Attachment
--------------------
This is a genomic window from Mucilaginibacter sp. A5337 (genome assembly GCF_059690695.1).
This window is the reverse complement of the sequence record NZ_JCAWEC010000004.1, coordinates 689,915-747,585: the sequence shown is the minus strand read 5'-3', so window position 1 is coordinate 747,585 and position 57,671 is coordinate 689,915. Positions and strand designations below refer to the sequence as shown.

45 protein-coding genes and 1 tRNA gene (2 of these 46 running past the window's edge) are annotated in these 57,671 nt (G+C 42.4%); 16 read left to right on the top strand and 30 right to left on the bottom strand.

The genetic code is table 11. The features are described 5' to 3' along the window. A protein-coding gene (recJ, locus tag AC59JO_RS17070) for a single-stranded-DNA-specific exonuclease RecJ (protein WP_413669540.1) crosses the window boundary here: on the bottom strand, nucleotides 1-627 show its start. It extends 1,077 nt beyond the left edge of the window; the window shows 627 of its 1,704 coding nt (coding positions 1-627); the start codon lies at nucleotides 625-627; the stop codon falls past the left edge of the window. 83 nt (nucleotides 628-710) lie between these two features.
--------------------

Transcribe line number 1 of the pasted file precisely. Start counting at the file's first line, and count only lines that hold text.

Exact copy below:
This is a genomic window from Mucilaginibacter sp. A5337 (genome assembly GCF_059690695.1).